Swimming with whale sharks, Cancún

By: Norman Dailey
This article appears on page 30 of the March 2018 issue.

Norm Dailey and a whale shark. Photo by Susan Dailey

In 2016, my wife, Susan, and I received a brochure from a highly regarded travel company advertising snorkeling with whale sharks off the Yucatán Peninsula. The cost was over $4,300 per person for six days, not including airfare. The accommodations shown were excellent, and there were two days of swimming with the whale sharks and one day of snorkeling on a reef.

The previous November, we had visited the Georgia Aquarium in Atlanta and were impressed with the size and beauty of the fish. The thought of swimming with these magnificent, slow-moving, filter-feeding beasts was highly desirable, even at that cost. 

Coincidentally, we met some friends who regularly go to Cancún, and they mentioned that they had taken a whale shark excursion while in Cancún and were disappointed.

They had booked with a local tour operator that took groups of up to 12. Only two people at a time were allowed to swim with the whale sharks and only for 15 minutes. Each person ended up getting only two or three chances to be in the water, so everyone spent most of their time watching from the boat. We looked up similar tours on Viator.com, and the cost for this type of experience was $165 per person.

After more searching online, we discovered the perfect compromise. Whale Shark Daddy (Cancún, Mexico; phone, in the US, 305/433-7523, cancunwhalesharktours.com) offered a VIP special — a one-day tour for $1,600 total for up to five people — so we booked a private tour for just Susan and myself. The price included transportation between the hotel and boat, snorkel gear (we took our own), lunch, a bottle of sparkling wine and a choice of activities on the way back to the marina. (We booked our airfare directly with American Airlines and found a hotel on Booking.com.)

The VIP boat is the first boat out in the morning, so when you do find the whale sharks, you don’t have 20 or more other boats (at least, at first) in the same area. 

The morning of the whale shark tour, we were picked up from the hotel lobby at 6:30 and driven about a half-hour to the dock. After being dropped off at the marina, eating a light breakfast and filling out forms, we left at about 7:30 to see the whale sharks.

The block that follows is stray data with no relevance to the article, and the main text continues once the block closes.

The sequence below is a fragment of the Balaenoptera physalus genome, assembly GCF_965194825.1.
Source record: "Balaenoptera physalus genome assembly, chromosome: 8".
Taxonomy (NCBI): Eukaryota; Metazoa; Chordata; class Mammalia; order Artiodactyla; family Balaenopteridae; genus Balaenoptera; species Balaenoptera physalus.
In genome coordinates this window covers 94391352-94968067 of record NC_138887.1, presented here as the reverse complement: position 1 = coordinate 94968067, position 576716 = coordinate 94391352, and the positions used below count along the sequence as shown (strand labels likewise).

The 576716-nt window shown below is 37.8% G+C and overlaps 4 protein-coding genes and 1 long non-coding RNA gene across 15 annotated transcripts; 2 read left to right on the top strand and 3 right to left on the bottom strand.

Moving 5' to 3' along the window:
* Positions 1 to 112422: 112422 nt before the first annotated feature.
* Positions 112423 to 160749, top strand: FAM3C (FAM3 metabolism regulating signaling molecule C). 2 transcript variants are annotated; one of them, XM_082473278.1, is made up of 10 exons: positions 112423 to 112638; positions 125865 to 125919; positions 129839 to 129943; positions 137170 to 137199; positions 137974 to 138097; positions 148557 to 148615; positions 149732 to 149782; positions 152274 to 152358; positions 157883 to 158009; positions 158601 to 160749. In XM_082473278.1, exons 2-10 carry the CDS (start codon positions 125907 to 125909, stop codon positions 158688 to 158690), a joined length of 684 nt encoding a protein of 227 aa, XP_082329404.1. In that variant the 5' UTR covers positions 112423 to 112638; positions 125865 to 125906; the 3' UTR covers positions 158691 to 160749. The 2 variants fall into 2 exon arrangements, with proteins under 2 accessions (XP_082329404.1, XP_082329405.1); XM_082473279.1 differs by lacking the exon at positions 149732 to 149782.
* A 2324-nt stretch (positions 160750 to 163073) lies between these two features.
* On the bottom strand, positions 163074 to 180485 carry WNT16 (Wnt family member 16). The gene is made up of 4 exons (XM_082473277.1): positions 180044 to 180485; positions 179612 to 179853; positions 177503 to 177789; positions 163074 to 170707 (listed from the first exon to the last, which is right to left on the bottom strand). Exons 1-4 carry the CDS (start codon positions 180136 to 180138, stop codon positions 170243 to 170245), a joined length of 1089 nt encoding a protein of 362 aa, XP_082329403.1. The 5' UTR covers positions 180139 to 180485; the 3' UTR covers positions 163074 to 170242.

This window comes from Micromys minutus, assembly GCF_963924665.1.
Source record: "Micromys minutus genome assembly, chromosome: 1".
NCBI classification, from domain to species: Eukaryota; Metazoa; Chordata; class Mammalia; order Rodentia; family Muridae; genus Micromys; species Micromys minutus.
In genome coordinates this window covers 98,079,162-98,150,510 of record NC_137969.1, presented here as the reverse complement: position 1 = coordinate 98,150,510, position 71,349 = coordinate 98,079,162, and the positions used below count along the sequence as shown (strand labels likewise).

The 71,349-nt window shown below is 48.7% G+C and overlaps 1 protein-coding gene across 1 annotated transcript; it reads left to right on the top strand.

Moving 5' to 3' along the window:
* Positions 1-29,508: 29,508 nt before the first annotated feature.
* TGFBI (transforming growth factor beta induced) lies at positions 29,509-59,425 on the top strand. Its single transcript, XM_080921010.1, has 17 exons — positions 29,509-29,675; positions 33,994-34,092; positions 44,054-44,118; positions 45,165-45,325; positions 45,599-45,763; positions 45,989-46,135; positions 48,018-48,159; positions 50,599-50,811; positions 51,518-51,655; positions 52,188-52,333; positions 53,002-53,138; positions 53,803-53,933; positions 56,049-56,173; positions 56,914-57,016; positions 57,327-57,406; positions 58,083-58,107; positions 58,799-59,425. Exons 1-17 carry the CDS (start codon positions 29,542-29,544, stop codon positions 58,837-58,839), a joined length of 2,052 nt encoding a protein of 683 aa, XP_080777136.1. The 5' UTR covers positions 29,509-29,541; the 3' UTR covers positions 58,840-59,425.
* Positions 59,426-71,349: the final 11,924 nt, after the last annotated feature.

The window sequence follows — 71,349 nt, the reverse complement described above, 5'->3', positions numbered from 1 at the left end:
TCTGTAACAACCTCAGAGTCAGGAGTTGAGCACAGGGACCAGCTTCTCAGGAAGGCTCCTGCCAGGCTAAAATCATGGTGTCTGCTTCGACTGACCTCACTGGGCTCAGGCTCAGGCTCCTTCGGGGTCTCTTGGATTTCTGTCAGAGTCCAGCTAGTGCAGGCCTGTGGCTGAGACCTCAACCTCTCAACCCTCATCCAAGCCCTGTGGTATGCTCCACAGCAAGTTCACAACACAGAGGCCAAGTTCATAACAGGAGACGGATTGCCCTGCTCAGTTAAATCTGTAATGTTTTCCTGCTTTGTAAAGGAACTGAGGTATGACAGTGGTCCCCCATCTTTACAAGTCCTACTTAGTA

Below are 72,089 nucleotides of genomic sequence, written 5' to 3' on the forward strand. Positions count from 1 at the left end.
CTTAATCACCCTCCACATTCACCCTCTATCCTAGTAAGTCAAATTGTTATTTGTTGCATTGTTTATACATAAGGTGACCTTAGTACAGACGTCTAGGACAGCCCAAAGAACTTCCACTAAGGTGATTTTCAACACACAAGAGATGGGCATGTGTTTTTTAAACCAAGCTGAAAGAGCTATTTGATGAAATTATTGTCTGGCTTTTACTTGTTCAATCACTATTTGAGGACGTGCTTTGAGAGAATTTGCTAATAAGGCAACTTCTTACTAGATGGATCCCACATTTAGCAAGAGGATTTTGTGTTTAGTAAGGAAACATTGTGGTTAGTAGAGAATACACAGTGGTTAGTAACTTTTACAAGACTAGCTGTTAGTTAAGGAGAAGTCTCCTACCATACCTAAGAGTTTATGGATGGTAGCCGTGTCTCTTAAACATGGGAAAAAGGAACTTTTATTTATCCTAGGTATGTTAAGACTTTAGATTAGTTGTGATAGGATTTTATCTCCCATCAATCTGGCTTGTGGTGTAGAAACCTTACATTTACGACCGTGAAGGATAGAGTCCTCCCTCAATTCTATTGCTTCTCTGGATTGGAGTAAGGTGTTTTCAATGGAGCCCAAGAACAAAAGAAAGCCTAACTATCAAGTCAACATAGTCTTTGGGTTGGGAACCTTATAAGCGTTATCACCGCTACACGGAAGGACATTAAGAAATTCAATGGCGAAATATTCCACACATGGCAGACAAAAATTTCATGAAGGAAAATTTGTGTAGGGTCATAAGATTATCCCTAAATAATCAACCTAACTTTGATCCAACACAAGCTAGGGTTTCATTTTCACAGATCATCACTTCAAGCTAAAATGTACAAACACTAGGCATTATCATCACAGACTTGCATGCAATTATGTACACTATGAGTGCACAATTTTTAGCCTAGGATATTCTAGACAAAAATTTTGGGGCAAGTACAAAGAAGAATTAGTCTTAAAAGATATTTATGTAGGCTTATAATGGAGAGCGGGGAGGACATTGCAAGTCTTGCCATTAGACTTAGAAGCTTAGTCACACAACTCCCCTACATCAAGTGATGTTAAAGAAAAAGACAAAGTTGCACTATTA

In addition to tasting wonderful, with so many layers of flavor, the Gazpacho Moreliano showed the artistry of the chef at <i>Le Chique</i> — Riviera Maya, Mexico. Photo by Norman Dailey

Our experience with whale sharks, on July 26, 2017, was everything we could have hoped for. We came across a school of 20 to 30, all about 25 to 30 feet in length. After getting in the water, at one point I looked right and saw nothing, but when I turned my head to the left I was looking into the eye of a whale shark gliding by two feet away, its gills pulsating and its tail almost brushing me as it moved on.

Unlike the other tours, we were able to stay in the water as long as we wanted, since there were only two of us. After about an hour, we climbed back into the boat and rested a bit. That’s when we spotted a whale shark vertically feeding. It seemed to be standing in place, sucking in food from the surface. We were quickly back in the water to watch the show.

After spending almost another hour in the water, it was time to leave the flotilla of small boats that had gathered. We had a choice of either visiting a beach that affronted a resort, snorkeling at another location or simply stopping for lunch on the water before heading back to the marina. We chose to snorkel at another location, as we wanted to see more Caribbean marine life.  

After we snorkeled along a reef, the boat anchored close to a resort and we had lunch on board. Afterward, happily worn out, we decided to return to the dock, arriving around 1:30 p.m., and were driven back to our hotel.

June through August is a great time for whale shark viewing. 

As an aside, one night we dined at the restaurant Le Chique (lechiquerestaurant.com) inside the Azul Sensatori Beach Resort (Riviera Maya, Mexico; www.karismahotels.com/Hotels-Resorts-Villas/For-Everyone/Azul-Hotels/Azu...), a Caribbean-coast resort. [Suites run around $361-$3,654 per night — Editor.]

They had only a tasting menu, but it was one of the best meals of our lives (and we’ve visited many multistarred Michelin restaurants plus establishments on “The World’s 50 Best Restaurants” list: www.theworlds50best.com/list/1-50-winners).

It was a fantastic meal, true to the heritage of Mexico, with layers upon layers of flavor in every dish. In addition, every dish was visually artistic.

The normal cost for the meal, including a wine pairing with each course, was $150 per person (or $40 less for those staying at the resort). However, since we ordered the upgraded wine option at $50 per person, the cost as reflected on our credit card statement, including tax and tip, was $497.

To reach the restaurant from the hotel zone in Cancún, we used Canada Transfers (www.canada transfers.com). The cost for a round trip was $65.

To us, even with the transportation cost, the meal was a bargain.

Alexandria, VA

A whale shark vertically feeding. Photo by Susan Dailey